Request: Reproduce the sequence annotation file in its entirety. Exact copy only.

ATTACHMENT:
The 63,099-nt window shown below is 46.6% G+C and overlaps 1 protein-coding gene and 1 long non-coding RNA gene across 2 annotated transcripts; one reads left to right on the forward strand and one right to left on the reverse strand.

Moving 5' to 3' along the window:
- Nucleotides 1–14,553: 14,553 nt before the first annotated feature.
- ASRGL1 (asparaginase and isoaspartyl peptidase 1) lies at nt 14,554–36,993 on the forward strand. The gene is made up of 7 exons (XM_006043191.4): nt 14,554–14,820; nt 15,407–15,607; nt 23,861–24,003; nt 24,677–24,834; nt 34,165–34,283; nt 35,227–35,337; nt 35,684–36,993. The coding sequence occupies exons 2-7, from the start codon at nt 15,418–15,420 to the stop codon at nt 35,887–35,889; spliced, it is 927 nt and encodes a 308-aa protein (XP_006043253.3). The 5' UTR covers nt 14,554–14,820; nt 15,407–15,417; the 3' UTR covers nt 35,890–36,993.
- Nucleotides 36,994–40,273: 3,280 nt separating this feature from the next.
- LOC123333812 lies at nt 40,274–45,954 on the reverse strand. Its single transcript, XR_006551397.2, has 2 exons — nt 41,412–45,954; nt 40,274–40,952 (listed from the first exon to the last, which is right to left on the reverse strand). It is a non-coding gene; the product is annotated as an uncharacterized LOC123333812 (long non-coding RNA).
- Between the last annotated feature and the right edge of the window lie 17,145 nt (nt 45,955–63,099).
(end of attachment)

The 63,099-nt window shown below is 46.6% G+C and overlaps 1 protein-coding gene and 1 long non-coding RNA gene across 2 annotated transcripts; one reads left to right on the forward strand and one right to left on the reverse strand.

Moving 5' to 3' along the window:
- Nucleotides 1–14,553: 14,553 nt before the first annotated feature.
- ASRGL1 (asparaginase and isoaspartyl peptidase 1) lies at nt 14,554–36,993 on the forward strand. The gene is made up of 7 exons (XM_006043191.4): nt 14,554–14,820; nt 15,407–15,607; nt 23,861–24,003; nt 24,677–24,834; nt 34,165–34,283; nt 35,227–35,337; nt 35,684–36,993. The coding sequence occupies exons 2-7, from the start codon at nt 15,418–15,420 to the stop codon at nt 35,887–35,889; spliced, it is 927 nt and encodes a 308-aa protein (XP_006043253.3). The 5' UTR covers nt 14,554–14,820; nt 15,407–15,417; the 3' UTR covers nt 35,890–36,993.
- Nucleotides 36,994–40,273: 3,280 nt separating this feature from the next.
- LOC123333812 lies at nt 40,274–45,954 on the reverse strand. Its single transcript, XR_006551397.2, has 2 exons — nt 41,412–45,954; nt 40,274–40,952 (listed from the first exon to the last, which is right to left on the reverse strand). It is a non-coding gene; the product is annotated as an uncharacterized LOC123333812 (long non-coding RNA).
- Between the last annotated feature and the right edge of the window lie 17,145 nt (nt 45,955–63,099).